::: nBlog :::

During my teenage years in Helsinki’s Puistola, next to my beloved and now endangered Malmi airport, two events had special impact to my thinking and world view. One was the 1986 Chernobyl nuclear disaster and the following confusion with official actions and communication. The other was Mathias Rust’s unauthorized flight from Malmi to Moscow’s Red Square in 1987, through one of the world’s most defended (Soviet) airspace at the time.

As many of you have seen in the recent, excellent miniseries, the first indication of the Chernobyl disaster outside the Soviet Union was a routine check in a Swedish nuclear plant, indicating that worker’s clothes had been insufficiently decontaminated. What the dramatized story does not tell is that the Finnish Radiation Safety Agency also detected these anomalies, but the reaction was delayed because the measurements were out-of-scale, prompting a suspicion of systemic instrument error. Some contemporary reports say that those values, according to standard procedures, should have triggered a mass evacuation in some Finnish population centers. Luckily the wind changed, but what really struck me then and now is the breakdown of the chain of command and leadership at the critical moment. Why and how does that happen?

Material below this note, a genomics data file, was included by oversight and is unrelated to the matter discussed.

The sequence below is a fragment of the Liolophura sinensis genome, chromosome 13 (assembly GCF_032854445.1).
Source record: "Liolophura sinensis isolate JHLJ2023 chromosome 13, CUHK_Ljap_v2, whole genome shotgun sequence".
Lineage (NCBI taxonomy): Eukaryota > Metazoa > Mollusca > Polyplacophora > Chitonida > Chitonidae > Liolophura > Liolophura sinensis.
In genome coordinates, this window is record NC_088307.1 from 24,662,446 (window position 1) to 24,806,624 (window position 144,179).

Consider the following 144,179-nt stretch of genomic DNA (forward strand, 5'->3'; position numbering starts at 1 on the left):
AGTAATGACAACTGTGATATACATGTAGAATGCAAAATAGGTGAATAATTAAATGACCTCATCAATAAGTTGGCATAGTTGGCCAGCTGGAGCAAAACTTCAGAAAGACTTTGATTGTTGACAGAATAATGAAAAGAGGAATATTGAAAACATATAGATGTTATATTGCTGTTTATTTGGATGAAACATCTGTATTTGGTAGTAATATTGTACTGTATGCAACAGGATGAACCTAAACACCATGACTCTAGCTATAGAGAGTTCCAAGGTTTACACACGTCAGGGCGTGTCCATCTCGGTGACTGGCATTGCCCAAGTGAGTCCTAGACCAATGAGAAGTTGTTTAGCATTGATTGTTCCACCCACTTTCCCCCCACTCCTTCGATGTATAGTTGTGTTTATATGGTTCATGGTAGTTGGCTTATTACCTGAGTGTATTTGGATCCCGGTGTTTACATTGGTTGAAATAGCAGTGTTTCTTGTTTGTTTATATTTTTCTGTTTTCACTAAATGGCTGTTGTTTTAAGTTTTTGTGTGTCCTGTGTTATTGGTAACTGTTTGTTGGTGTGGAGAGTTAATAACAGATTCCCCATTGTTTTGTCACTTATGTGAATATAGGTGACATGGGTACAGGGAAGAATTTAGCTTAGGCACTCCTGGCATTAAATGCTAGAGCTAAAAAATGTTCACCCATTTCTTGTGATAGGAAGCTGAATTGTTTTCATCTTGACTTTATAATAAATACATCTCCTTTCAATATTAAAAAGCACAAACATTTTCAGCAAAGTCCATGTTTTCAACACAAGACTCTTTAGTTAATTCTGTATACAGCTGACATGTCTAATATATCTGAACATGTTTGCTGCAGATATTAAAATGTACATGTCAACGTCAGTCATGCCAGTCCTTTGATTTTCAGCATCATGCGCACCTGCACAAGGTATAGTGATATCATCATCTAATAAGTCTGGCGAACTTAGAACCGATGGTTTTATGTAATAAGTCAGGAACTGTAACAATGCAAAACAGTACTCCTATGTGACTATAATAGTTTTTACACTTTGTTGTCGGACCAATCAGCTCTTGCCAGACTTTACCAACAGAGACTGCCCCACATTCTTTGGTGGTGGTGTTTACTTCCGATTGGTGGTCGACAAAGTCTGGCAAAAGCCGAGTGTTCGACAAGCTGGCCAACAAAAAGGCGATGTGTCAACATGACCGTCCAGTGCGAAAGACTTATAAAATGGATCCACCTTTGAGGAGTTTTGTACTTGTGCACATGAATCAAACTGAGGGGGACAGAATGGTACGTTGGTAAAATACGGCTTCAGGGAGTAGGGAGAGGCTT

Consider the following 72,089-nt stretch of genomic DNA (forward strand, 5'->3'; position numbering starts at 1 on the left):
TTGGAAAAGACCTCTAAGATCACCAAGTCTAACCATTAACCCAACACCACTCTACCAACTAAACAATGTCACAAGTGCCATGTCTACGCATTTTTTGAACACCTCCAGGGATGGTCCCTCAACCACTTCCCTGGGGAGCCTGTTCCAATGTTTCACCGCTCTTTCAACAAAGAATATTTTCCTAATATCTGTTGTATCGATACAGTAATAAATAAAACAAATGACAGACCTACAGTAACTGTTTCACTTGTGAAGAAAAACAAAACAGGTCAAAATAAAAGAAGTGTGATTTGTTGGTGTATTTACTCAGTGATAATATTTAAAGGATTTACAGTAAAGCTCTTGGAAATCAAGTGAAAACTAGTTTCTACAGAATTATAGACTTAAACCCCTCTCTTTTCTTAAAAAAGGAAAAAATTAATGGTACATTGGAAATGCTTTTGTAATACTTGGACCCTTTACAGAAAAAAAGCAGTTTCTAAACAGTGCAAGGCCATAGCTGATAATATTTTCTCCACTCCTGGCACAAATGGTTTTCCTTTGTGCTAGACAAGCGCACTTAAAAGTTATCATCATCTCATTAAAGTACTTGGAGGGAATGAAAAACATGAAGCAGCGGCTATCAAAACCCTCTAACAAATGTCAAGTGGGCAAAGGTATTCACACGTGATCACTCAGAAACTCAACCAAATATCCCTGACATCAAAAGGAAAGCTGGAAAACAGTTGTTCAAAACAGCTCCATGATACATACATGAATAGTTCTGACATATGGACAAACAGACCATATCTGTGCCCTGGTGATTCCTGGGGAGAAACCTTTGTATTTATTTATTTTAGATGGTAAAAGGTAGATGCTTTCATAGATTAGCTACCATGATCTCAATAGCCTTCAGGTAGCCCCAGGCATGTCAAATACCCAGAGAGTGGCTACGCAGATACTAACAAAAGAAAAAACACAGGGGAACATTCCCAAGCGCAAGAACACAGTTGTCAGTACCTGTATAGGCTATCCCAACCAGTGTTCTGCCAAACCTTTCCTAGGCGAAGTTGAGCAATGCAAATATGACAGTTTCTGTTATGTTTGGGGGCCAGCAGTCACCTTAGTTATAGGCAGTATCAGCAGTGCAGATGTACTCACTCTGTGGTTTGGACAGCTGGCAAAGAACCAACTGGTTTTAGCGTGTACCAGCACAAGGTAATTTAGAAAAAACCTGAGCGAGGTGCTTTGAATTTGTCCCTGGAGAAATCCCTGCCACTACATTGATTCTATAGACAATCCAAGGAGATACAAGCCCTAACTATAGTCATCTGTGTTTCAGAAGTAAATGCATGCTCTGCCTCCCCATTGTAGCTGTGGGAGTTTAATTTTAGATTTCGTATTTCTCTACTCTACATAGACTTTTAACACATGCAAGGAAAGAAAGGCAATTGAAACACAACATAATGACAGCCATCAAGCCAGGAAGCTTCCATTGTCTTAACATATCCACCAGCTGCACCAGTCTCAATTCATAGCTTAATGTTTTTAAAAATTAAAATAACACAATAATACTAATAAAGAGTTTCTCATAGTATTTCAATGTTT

Similarly in our then-massive neighbor Soviet Union, Mathias was actually tracked and detected by several radar stations, SAM missile batteries and even intercepted by Soviet fighter planes. However, he was able to continue and complete his journey as most air defense authorities did not believe what they were seeing on their screens and/or reports. Here too, chain of command, situational awaress and overall leadership broke down, even though slow cruise missiles (appearing similarly in radars as the small Cessna) were already developed and operational during 1980s.

Now close to 40 years later, I continue to preach to my people, and also to customers, about situational awareness, importance of the chain of command, and mental preparation for the unexpected. Everyone who is responsible for other people’s safety and well-being should train her or his mind also to extreme events, even though that likely feels uncomfortable and sometimes even scares people. But it’s one of the core responsibilities of a leader. While your people can concentrate on their areas of expertise, you as a leader must face the uncharted territories too. If you can’t handle it, admit it and be led by someone who can.



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